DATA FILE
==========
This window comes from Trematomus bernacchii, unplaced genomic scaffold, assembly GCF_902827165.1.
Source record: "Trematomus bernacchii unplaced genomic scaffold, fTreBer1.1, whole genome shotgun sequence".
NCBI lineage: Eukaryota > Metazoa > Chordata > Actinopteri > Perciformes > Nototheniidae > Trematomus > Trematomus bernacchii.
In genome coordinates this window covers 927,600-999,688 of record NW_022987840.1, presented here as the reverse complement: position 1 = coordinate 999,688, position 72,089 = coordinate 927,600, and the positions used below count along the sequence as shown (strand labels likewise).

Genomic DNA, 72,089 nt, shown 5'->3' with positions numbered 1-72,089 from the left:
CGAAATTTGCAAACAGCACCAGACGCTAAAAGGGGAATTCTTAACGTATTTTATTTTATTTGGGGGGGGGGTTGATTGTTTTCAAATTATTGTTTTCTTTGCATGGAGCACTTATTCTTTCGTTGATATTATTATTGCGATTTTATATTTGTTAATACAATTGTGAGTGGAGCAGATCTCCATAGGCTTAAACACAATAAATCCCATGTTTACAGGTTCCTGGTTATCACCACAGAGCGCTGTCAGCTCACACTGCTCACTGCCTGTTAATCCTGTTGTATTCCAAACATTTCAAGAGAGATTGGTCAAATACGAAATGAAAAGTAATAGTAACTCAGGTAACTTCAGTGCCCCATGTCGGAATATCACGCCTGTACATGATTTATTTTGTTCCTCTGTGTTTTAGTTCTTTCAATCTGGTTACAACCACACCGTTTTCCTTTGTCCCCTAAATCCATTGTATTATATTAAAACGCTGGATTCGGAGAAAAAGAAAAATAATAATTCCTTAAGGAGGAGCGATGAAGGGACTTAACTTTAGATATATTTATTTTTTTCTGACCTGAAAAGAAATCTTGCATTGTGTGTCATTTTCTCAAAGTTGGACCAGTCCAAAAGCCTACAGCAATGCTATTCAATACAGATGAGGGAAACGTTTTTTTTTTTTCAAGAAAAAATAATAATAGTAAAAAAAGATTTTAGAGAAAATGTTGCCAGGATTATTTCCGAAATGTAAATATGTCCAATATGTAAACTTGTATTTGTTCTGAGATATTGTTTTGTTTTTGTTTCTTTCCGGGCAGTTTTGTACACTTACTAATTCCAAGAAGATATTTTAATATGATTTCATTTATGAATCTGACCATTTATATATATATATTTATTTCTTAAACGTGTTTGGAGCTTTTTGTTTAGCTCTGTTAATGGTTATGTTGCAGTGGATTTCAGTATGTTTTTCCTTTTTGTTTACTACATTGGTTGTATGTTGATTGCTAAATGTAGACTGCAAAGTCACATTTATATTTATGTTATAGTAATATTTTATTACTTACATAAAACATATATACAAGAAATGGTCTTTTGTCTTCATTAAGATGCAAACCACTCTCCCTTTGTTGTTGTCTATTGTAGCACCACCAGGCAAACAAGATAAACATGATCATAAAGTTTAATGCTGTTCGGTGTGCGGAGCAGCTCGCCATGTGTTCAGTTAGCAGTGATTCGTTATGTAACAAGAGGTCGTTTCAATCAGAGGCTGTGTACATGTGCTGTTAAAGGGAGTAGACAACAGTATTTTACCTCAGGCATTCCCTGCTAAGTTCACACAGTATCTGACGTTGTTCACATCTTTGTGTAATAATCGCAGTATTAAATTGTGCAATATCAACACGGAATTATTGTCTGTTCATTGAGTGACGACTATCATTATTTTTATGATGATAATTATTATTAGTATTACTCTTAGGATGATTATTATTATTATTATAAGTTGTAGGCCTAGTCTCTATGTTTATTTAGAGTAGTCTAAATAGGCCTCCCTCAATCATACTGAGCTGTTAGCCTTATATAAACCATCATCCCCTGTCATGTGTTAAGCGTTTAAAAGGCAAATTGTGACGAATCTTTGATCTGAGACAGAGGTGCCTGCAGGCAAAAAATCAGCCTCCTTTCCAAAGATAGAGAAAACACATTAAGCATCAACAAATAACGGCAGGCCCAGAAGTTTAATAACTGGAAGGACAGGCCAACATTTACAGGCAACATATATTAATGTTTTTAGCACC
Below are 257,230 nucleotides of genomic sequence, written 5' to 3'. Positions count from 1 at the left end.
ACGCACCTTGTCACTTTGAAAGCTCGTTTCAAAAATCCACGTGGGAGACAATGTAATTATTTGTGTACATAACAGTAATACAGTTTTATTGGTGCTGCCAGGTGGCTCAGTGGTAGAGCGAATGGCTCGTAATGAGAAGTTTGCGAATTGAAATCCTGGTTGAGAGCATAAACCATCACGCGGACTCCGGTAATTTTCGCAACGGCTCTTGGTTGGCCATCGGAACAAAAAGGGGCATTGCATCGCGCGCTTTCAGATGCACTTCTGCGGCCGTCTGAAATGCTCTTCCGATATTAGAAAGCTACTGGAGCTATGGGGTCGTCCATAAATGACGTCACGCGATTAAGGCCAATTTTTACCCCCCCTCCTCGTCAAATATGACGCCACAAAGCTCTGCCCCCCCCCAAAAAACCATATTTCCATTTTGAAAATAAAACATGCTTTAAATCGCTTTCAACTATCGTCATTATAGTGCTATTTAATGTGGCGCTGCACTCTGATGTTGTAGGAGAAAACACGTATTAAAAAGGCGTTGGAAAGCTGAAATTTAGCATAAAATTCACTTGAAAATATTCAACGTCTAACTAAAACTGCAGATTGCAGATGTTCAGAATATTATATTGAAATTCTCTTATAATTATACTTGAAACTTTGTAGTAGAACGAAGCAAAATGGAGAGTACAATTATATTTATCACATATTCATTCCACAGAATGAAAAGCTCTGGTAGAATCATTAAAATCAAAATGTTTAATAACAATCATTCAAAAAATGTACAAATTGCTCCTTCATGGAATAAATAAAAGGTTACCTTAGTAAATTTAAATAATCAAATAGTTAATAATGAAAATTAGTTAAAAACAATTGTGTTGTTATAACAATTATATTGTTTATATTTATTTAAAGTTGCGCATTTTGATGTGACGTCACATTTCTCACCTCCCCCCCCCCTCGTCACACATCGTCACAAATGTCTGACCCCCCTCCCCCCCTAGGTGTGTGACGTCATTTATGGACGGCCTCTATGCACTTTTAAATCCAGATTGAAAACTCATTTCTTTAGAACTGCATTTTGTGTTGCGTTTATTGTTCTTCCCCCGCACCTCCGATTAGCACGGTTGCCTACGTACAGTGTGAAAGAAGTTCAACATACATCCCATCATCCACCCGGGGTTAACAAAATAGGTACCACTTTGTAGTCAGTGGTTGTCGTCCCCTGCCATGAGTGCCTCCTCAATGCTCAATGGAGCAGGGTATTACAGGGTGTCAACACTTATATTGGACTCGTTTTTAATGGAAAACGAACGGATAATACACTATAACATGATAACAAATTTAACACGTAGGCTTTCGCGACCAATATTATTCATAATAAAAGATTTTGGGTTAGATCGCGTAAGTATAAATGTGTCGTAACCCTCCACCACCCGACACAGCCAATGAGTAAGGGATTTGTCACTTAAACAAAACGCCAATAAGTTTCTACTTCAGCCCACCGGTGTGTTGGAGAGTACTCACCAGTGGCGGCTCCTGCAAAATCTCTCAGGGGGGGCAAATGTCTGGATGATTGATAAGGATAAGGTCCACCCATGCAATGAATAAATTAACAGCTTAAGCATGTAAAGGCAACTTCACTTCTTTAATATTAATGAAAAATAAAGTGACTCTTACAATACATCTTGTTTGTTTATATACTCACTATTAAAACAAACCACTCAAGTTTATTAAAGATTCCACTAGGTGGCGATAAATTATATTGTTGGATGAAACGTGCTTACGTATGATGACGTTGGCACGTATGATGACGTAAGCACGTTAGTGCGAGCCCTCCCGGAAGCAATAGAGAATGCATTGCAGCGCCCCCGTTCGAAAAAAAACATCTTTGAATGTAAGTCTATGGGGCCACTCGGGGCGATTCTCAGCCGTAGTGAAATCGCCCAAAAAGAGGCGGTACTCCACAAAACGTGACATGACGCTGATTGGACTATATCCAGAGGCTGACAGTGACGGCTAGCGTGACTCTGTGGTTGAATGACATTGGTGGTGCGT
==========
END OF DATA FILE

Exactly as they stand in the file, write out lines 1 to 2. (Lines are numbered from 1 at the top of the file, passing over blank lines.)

This window comes from Trematomus bernacchii, unplaced genomic scaffold, assembly GCF_902827165.1.
Source record: "Trematomus bernacchii unplaced genomic scaffold, fTreBer1.1, whole genome shotgun sequence".